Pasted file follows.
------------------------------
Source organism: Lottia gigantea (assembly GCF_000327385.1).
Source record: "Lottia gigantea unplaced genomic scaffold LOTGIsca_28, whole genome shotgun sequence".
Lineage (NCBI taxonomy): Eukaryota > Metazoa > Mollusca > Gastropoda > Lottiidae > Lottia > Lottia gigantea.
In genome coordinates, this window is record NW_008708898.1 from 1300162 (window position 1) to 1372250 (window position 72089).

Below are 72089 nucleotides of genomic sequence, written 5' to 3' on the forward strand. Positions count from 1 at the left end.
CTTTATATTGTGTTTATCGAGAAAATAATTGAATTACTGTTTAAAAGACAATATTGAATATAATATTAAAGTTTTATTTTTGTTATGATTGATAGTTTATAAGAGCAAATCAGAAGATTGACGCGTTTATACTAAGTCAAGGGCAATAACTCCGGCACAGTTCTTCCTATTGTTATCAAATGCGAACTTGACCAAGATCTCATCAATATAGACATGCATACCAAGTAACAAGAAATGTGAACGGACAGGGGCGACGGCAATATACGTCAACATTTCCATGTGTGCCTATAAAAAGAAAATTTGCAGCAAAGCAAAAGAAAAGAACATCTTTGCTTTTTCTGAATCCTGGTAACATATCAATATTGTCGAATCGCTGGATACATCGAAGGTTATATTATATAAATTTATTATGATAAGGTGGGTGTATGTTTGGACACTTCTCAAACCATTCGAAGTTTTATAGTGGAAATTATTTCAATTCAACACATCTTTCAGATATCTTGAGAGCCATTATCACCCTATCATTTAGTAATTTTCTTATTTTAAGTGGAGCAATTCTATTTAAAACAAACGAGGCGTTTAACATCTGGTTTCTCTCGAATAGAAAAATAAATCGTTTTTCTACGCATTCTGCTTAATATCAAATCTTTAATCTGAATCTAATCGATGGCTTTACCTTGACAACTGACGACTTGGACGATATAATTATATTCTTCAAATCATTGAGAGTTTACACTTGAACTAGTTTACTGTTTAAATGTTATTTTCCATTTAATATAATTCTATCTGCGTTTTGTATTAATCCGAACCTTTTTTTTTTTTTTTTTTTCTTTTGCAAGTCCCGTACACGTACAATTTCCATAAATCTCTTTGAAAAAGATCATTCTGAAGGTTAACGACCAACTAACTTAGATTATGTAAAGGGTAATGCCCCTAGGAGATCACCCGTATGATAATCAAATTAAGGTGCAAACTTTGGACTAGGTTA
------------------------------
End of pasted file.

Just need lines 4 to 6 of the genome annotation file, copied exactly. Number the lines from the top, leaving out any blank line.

In genome coordinates, this window is record NW_008708898.1 from 1300162 (window position 1) to 1372250 (window position 72089).

Below are 72089 nucleotides of genomic sequence, written 5' to 3' on the forward strand. Positions count from 1 at the left end.
CTTTATATTGTGTTTATCGAGAAAATAATTGAATTACTGTTTAAAAGACAATATTGAATATAATATTAAAGTTTTATTTTTGTTATGATTGATAGTTTATAAGAGCAAATCAGAAGATTGACGCGTTTATACTAAGTCAAGGGCAATAACTCCGGCACAGTTCTTCCTATTGTTATCAAATGCGAACTTGACCAAGATCTCATCAATATAGACATGCATACCAAGTAACAAGAAATGTGAACGGACAGGGGCGACGGCAATATACGTCAACATTTCCATGTGTGCCTATAAAAAGAAAATTTGCAGCAAAGCAAAAGAAAAGAACATCTTTGCTTTTTCTGAATCCTGGTAACATATCAATATTGTCGAATCGCTGGATACATCGAAGGTTATATTATATAAATTTATTATGATAAGGTGGGTGTATGTTTGGACACTTCTCAAACCATTCGAAGTTTTATAGTGGAAATTATTTCAATTCAACACATCTTTCAGATATCTTGAGAGCCATTATCACCCTATCATTTAGTAATTTTCTTATTTTAAGTGGAGCAATTCTATTTAAAACAAACGAGGCGTTTAACATCTGGTTTCTCTCGAATAGAAAAATAAATCGTTTTTCTACGCATTCTGCTTAATATCAAATCTTTAATCTGAATCTAATCGATGGCTTTACCTTGACAACTGACGACTTGGACGATATAATTATATTCTTCAAATCATTGAGAGTTTACACTTGAACTAGTTTACTGTTTAAATGTTATTTTCCATTTAATATAATTCTATCTGCGTTTTGTATTAATCCGAACCTTTTTTTTTTTTTTTTTTTCTTTTGCAAGTCCCGTACACGTACAATTTCCATAAATCTCTTTGAAAAAGATCATTCTGAAGGTTAACGACCAACTAACTTAGATTATGTAAAGGGTAATGCCCCTAGGAGATCACCCGTATGATAATCAAATTAAGGTGCAAACTTTGGACTAGGTTA